The Washington Post

American Institutes for Research


Improving Educational Outcomes with Online Testing Innovations

Larry Albright faced a professional crossroads in 1999. With a PhD in computer science, Albright had been teaching computer science at the university level for 15 years, but he had gotten to the point where he wanted to put his significant skills and knowledge into creative practice. Nearly all of the software engineering jobs he’d checked out seemed to involve working on weapons systems for military contractors, which didn’t interest him at all.

One Sunday, he opened up The Washington Post’s Jobs section and an ad leapt out at him, as the job it described would benefit not only from his extensive technical expertise but also from his many years in the classroom, and he made a decision he has never regretted. He joined the staff of the American Institutes for Research (AIR), where he now spends his days improving the way educational assessments are delivered, reported and used to help each child learn.

Educational testing and reporting is just one aspect of AIR ’s work, and it is an area in which they have quickly become a recognized leader and innovator. Additional areas of expertise include education research and evaluation; international education and development; individual and organizational performance; health research and communications; usability design and testing; employment equity; and statistical and research methods. Originally founded in 1946 by John Flanagan to develop aptitude tests for WWII combat pilots, AIR is now based right across from the Georgetown waterfront and employs some 1,500 employees worldwide.

The Computer Science and Statistical Center, for which Albright is now chief software engineer, supports AIR ’s Assessment Program, whose stated mission is to help students learn, teachers teach and parents know what is happening at school, according to Selina Tolosa, who heads the 70-member team. “We provide a full range of testing services, including test development, online and paper-based services, and scoring and reporting,” she explained. “We use artificial intelligence to score questions and overall tests automatically, and we do it using a Webbased system,” she continued. This offers a significant cost and logistical advantage, since it does not require any hardware in the schools except for the computers on which the students test.

It’s not surprising that AIR has quickly become the recognized leader in online educational assessment. Some of the innovations Albright and his colleagues have developed relate to security; others have advanced the sophistication of computer-adaptive student testing. Their innovative, interactive item types can hone in on a student’s true level of knowledge as they keep him or her interested, and the test is able to adjust to the student as he or she takes it, which further confirms skill levels. Other breakthroughs involve the incredibly detailed reporting that is delivered to the teacher and the parent, complete with a recommended course of action to round out that child’s knowledge. Thanks to the system designed and built by Albright and his team at AIR , all of this information is reported back instantaneously, with more than 24 million transactions occurring during a school day, which translates to more than 800 transactions per second.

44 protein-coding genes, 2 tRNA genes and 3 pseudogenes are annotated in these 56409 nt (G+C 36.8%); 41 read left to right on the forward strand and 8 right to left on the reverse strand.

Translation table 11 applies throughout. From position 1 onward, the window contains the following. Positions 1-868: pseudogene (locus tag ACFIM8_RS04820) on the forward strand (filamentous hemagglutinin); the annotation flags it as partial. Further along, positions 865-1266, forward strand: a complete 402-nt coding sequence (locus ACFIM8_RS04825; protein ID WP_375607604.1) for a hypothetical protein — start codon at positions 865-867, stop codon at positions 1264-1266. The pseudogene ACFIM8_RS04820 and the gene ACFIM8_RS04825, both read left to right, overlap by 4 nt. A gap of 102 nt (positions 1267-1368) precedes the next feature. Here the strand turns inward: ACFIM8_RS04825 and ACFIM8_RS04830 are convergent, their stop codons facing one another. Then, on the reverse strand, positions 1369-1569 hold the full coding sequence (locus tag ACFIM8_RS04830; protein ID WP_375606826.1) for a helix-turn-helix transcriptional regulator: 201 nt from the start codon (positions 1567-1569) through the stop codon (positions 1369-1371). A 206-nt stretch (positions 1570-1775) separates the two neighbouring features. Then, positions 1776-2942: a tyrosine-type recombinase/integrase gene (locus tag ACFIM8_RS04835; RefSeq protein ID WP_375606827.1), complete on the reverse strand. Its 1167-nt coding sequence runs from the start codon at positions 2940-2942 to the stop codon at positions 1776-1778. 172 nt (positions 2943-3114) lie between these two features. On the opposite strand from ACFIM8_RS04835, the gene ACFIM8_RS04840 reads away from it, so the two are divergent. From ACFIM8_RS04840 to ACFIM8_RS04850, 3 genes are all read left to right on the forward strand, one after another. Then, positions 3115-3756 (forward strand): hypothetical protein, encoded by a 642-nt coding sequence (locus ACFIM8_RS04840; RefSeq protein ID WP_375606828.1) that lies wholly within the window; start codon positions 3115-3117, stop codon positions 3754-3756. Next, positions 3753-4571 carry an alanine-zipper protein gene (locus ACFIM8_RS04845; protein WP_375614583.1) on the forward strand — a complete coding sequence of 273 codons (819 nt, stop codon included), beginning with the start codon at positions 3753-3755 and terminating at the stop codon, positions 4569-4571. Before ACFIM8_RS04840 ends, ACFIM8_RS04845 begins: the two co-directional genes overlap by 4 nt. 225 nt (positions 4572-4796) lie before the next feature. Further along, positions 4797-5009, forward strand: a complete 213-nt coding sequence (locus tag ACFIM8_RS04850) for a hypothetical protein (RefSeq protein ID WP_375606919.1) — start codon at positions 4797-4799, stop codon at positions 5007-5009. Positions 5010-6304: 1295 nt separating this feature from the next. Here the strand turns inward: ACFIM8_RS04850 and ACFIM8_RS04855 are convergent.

“The sophisticated algorithms that get created here give every student an optimal opportunity to show what he or she can do—along with the tools necessary to round out their knowledge,” Tolosa said. “So the people who work here get an enormous sense that the way in which they’ve chosen to apply their skills really matters.”

Balaji Kodeswaran is another prime example of a fortuitous career decision; his has already led to a significant development for blind students. With a PhD from UM BC and an 11-year career in telecommunications systems, he was intrigued by the idea of using his expertise to impact scholastic success when he saw the AIR ad in The Post’s on-line classifieds in 2009. Now principal software engineer for AIR , Kodeswaran is responsible for one of AIR ’s most exciting recent developments: the ability to deliver real-time Braille with tactile graphics.

AIR ’s growing reputation is leading to new projects—and new career opportunities—in the software group. The state of Oregon, the first client for whom AIR launched a statewide online assessment system, was also the first state in the country to implement online testing. Since launching Oregon’s assessment system, AIR has begun handling statewide educational assessments for Hawaii, Delaware and Minnesota in addition to Oregon, and discussions with other states are underway.

To meet this growing demand, AIR is continuing to expand its workforce. “We are looking for smart and creative people who care about the work they do,” Tolosa said. “In addition to the inherent rewards of the job, the corporate culture is dynamic and very collaborative, and working in Georgetown next to the water is a pretty nice perk as well,” she added.

AIR’s Computer Science and Statistical Center currently has some 20 openings in software engineering, Web design, quality assurance and technical project management. If you have strong technical skills and this sounds like work that would appeal to you, visit the AIR Web site at and click on “Career Opportunities.”

This special advertising section was written by Laura K. Nickle of Communi-k, Inc., in conjunction with the advertising department of The Washington Post and did not involve the news or editorial departments of this newspaper.


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